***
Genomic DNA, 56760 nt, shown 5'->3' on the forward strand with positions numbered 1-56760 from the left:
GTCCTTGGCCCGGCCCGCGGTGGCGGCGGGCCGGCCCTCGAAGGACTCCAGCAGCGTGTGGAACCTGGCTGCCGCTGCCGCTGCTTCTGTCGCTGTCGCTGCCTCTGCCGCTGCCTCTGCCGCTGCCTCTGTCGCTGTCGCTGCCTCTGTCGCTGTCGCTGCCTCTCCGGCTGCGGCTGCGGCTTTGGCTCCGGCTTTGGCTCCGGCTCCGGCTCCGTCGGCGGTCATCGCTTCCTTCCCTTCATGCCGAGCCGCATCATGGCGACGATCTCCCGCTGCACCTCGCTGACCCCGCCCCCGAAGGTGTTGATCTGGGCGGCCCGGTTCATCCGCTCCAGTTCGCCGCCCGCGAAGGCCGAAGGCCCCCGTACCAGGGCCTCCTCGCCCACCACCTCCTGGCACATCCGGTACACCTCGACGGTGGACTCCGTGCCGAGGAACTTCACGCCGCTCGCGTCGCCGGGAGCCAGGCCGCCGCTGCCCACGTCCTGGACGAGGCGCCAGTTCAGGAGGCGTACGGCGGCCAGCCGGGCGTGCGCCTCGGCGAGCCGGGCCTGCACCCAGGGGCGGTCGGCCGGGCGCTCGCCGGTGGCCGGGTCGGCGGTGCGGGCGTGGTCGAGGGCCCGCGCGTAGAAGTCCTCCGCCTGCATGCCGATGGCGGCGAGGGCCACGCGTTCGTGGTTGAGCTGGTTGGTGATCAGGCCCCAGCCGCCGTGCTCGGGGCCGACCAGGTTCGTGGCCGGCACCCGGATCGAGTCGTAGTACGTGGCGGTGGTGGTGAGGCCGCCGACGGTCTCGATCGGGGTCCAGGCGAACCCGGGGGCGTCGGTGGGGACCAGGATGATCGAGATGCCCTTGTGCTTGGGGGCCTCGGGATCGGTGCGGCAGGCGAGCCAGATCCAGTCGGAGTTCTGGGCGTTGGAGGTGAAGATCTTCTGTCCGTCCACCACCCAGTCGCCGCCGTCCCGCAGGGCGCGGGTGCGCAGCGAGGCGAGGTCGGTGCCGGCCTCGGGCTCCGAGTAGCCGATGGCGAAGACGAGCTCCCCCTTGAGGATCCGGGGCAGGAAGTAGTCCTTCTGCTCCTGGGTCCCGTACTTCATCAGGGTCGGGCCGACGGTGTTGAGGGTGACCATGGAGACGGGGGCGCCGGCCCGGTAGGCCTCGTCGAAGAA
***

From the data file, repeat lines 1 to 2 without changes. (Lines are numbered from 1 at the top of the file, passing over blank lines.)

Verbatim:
Genomic DNA, 56760 nt, shown 5'->3' on the forward strand with positions numbered 1-56760 from the left:
GTCCTTGGCCCGGCCCGCGGTGGCGGCGGGCCGGCCCTCGAAGGACTCCAGCAGCGTGTGGAACCTGGCTGCCGCTGCCGCTGCTTCTGTCGCTGTCGCTGCCTCTGCCGCTGCCTCTGCCGCTGCCTCTGTCGCTGTCGCTGCCTCTGTCGCTGTCGCTGCCTCTCCGGCTGCGGCTGCGGCTTTGGCTCCGGCTTTGGCTCCGGCTCCGGCTCCGTCGGCGGTCATCGCTTCCTTCCCTTCATGCCGAGCCGCATCATGGCGACGATCTCCCGCTGCACCTCGCTGACCCCGCCCCCGAAGGTGTTGATCTGGGCGGCCCGGTTCATCCGCTCCAGTTCGCCGCCCGCGAAGGCCGAAGGCCCCCGTACCAGGGCCTCCTCGCCCACCACCTCCTGGCACATCCGGTACACCTCGACGGTGGACTCCGTGCCGAGGAACTTCACGCCGCTCGCGTCGCCGGGAGCCAGGCCGCCGCTGCCCACGTCCTGGACGAGGCGCCAGTTCAGGAGGCGTACGGCGGCCAGCCGGGCGTGCGCCTCGGCGAGCCGGGCCTGCACCCAGGGGCGGTCGGCCGGGCGCTCGCCGGTGGCCGGGTCGGCGGTGCGGGCGTGGTCGAGGGCCCGCGCGTAGAAGTCCTCCGCCTGCATGCCGATGGCGGCGAGGGCCACGCGTTCGTGGTTGAGCTGGTTGGTGATCAGGCCCCAGCCGCCGTGCTCGGGGCCGACCAGGTTCGTGGCCGGCACCCGGATCGAGTCGTAGTACGTGGCGGTGGTGGTGAGGCCGCCGACGGTCTCGATCGGGGTCCAGGCGAACCCGGGGGCGTCGGTGGGGACCAGGATGATCGAGATGCCCTTGTGCTTGGGGGCCTCGGGATCGGTGCGGCAGGCGAGCCAGATCCAGTCGGAGTTCTGGGCGTTGGAGGTGAAGATCTTCTGTCCGTCCACCACCCAGTCGCCGCCGTCCCGCAGGGCGCGGGTGCGCAGCGAGGCGAGGTCGGTGCCGGCCTCGGGCTCCGAGTAGCCGATGGCGAAGACGAGCTCCCCCTTGAGGATCCGGGGCAGGAAGTAGTCCTTCTGCTCCTGGGTCCCGTACTTCATCAGGGTCGGGCCGACGGTGTTGAGGGTGACCATGGAGACGGGGGCGCCGGCCCGGTAGGCCTCGTCGAAGAA